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Leaf Mosaic - Interview

  by John Clarkson

published: 4 / 5 / 2024

Leaf Mosaic - Interview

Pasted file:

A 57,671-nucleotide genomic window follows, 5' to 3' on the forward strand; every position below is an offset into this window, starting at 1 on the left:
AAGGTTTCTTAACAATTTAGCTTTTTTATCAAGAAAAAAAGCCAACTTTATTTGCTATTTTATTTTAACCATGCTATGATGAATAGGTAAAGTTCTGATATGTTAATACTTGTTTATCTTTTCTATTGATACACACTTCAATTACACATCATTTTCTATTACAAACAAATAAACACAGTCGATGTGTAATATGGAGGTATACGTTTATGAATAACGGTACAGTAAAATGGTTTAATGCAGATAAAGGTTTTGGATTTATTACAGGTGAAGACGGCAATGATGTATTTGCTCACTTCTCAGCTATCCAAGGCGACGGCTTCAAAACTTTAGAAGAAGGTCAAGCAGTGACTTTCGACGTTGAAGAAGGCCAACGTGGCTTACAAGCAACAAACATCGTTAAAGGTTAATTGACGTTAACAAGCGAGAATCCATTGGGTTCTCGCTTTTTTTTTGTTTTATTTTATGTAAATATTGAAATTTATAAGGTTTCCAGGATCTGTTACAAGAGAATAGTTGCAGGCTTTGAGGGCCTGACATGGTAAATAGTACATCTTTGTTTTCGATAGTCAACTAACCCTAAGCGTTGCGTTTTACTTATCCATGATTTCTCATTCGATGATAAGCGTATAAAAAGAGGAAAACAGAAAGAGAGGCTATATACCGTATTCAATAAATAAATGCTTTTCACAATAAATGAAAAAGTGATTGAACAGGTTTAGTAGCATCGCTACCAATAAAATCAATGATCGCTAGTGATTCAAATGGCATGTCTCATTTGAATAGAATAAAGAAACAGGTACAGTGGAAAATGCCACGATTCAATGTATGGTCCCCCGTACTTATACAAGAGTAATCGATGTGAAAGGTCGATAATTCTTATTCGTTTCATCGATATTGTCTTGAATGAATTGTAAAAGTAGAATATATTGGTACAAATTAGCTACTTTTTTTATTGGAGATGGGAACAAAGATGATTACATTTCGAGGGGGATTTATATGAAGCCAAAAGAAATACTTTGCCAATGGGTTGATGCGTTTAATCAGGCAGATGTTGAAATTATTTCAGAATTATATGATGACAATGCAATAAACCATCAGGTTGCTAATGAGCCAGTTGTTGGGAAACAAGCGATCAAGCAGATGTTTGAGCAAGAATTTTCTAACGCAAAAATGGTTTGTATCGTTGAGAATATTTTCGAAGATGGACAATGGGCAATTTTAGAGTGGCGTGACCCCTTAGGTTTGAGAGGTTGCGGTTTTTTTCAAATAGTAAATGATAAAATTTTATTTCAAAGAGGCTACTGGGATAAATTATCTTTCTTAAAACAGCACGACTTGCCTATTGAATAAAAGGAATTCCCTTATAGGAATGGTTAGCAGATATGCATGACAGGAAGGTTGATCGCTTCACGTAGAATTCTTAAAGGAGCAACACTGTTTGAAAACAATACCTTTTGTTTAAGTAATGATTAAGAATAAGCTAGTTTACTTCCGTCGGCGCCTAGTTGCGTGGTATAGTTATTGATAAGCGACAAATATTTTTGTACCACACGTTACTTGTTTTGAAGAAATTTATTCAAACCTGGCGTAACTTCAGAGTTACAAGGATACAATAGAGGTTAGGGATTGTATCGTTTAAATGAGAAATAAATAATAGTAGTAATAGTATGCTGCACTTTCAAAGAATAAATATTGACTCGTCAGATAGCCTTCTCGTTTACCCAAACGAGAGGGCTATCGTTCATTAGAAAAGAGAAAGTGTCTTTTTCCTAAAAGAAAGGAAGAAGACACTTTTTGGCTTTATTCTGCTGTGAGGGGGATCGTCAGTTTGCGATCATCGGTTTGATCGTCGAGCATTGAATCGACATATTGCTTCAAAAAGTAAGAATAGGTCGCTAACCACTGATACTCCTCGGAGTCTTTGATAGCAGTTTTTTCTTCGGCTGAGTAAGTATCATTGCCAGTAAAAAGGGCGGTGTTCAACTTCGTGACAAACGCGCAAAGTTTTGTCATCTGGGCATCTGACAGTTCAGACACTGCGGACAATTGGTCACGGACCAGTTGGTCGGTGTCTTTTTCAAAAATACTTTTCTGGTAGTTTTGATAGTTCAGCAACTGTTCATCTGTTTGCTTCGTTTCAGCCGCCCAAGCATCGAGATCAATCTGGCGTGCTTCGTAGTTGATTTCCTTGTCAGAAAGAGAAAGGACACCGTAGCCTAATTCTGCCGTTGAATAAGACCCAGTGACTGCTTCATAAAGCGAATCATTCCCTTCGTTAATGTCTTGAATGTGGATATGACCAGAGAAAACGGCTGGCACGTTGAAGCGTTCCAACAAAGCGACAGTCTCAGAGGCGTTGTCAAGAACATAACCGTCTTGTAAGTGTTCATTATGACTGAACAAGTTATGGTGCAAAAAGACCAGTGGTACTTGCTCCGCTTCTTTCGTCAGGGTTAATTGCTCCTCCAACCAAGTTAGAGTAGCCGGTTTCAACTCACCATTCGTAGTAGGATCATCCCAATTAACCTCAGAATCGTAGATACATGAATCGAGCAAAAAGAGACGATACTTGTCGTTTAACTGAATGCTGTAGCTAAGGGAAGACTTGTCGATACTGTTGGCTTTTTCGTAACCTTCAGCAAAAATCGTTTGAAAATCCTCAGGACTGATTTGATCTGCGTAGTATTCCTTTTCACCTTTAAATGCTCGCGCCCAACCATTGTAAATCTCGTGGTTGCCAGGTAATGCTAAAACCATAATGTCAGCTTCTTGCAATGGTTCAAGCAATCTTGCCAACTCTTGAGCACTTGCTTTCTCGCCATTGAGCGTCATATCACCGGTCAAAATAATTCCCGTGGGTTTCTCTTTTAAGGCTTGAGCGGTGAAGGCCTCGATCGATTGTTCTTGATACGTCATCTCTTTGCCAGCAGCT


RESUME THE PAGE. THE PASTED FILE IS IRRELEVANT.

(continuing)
Former Sugargliders vocalist and guitarist Josh Meadows talks to John Clarkson about his memories of Sarah Records, his new band Leaf Mosaic and 'The Branch Line', its contribution to the new 'Under The Bridge 2' compilation.